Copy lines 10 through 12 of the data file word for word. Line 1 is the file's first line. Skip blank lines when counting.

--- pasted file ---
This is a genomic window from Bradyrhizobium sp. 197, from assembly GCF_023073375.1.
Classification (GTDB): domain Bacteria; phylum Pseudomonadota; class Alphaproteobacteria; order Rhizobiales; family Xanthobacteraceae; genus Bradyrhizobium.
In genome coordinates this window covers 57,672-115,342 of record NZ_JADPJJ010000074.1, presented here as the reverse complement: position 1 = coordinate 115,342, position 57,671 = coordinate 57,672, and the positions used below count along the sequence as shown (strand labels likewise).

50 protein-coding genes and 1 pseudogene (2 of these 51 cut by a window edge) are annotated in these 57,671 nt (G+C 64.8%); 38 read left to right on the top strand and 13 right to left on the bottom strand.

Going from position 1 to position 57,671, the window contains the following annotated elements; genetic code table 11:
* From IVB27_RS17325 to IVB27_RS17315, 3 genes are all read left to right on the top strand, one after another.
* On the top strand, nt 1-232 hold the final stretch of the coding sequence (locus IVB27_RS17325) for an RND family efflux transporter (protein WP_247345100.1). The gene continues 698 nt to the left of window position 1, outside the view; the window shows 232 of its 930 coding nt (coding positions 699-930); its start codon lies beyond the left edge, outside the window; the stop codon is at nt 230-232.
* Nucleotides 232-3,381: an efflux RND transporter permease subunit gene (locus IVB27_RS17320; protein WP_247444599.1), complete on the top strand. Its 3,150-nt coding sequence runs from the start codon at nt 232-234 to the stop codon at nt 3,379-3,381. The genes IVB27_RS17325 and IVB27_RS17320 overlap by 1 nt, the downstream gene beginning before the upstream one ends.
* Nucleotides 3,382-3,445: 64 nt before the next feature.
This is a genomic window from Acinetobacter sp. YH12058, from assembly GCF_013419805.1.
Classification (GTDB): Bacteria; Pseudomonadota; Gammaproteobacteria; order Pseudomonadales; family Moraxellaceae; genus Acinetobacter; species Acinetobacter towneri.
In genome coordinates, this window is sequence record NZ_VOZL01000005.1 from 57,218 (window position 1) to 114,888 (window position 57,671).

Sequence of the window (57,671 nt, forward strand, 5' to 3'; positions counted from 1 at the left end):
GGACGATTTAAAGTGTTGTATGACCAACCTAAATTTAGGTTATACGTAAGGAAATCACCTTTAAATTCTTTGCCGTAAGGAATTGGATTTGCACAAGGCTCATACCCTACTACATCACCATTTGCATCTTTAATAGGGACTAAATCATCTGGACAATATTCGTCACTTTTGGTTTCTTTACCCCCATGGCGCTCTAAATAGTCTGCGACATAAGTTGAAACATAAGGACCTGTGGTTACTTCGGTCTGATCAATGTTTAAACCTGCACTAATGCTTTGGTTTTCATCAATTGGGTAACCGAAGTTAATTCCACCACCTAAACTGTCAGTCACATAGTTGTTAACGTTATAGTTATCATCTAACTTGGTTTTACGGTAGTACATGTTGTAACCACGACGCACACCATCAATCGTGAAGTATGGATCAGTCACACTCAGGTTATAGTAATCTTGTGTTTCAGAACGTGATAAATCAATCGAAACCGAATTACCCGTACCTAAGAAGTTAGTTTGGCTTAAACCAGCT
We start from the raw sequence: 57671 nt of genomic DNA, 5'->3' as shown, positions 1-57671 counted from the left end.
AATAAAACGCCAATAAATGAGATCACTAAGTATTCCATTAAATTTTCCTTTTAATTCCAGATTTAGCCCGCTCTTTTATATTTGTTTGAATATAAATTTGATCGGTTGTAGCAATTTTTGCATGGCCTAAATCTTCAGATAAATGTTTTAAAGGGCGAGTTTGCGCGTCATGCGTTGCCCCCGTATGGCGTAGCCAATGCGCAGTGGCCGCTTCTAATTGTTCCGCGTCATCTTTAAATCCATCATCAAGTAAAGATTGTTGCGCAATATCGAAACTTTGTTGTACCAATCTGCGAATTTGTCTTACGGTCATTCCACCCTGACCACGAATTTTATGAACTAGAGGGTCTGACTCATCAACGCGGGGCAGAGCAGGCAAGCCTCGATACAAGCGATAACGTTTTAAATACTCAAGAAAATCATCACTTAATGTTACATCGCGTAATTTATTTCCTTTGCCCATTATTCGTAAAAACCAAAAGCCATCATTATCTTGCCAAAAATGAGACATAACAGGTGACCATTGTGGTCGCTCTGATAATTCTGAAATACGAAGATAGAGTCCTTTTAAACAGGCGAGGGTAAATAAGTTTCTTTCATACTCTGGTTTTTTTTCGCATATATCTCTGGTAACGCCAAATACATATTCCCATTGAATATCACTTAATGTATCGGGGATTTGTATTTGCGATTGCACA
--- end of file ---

This is a genomic window from Acinetobacter sp. YH12058, from assembly GCF_013419805.1.
Classification (GTDB): Bacteria; Pseudomonadota; Gammaproteobacteria; order Pseudomonadales; family Moraxellaceae; genus Acinetobacter; species Acinetobacter towneri.
In genome coordinates, this window is sequence record NZ_VOZL01000005.1 from 57,218 (window position 1) to 114,888 (window position 57,671).